True to its name, this western Atlantic fish is typically grey in color, although it may vary to include a reddish tinge and dark stripe through the eye.
  • Size

    30 inches (76 cm)
  • Diet

    Small fishes, shrimp, crabs, gastropods and some planktonic items
  • Range

    Western Atlantic ocean
  • Habitat

    Subtropical areas in marine, estuarine and fresh water

Physical Characteristics

  • Can reach 30 inches (76 cm) in total length. The largest individual caught weighed about 18 lbs. (8.2 kg). However, it rarely exceeds 8 lbs. (3.6 kg).
  • Juveniles have a dark stripe from the snout through the eye to the upper operculum and a blue stripe on the cheek below the eye.
  • Variable in color from gray to coppery to reddish, often with a dark stripe through the eye.


Animal Fact

The grey snapper, also known as the mangrove snapper, is considered a desirable food fish, and is a popular game fish species in Florida.

Diet / Feeding

  • Feeds at night on small fishes, shrimp, crabs, gastropods and some planktonic items.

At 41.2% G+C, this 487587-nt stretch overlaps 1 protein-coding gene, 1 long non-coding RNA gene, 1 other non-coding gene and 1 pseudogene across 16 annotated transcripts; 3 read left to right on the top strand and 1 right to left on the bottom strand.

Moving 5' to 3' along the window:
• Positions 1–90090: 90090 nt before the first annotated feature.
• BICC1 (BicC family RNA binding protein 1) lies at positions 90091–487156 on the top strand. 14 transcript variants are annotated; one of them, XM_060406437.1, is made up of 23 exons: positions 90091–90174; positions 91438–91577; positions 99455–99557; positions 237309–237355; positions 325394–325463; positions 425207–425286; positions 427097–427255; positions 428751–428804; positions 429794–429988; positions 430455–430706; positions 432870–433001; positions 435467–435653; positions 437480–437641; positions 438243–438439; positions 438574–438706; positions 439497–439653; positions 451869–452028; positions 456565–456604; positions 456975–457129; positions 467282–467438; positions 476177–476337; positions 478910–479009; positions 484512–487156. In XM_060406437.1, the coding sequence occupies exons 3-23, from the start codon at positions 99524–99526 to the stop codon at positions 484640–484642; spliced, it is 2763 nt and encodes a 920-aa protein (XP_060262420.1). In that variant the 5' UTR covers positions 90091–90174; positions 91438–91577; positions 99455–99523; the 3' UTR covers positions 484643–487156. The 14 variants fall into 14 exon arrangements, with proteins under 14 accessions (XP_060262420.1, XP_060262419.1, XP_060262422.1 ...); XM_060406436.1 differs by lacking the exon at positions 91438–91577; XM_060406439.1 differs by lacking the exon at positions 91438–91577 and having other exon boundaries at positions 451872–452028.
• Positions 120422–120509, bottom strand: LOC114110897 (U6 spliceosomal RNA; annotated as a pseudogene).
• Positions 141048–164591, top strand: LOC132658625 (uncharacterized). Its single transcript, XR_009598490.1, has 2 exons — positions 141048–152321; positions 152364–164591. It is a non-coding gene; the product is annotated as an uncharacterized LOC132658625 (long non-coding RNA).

Range / Habitat

  • Occurs in the Western Atlantic from Massachusetts to Bermuda, southward to Brazil, including the West Indies, the Gulf of Mexico and the Caribbean.
  • Primarily found in subtropical areas in marine, estuarine and fresh water at depths ranging from about 16 to 590 feet (5-180 m). Juveniles are usually seen closer to shore than adults.
  • Inhabits coastal as well as offshore waters around coral reefs, rocky areas, estuaries, mangrove areas and, sometimes, in the lower reaches of rivers (especially the young).
  • Juvenile usually associates with Thalassia seagrass beds, mangrove roots, jetties and pilings.

Reproduction & Growth

  • Forms large aggregations when spawning.
  • Spawning occurs in open water from June to October. Individuals may spawn more than once per season. The pelagic eggs hatch in about 20 hours.

Conservation Status

  • “Least Concern” on the IUCN Red List.

Additional Information

  • Considered a good food fish and is exploited commercially and as a game fish, especially in Florida, where it is often called a “mangrove snapper.”


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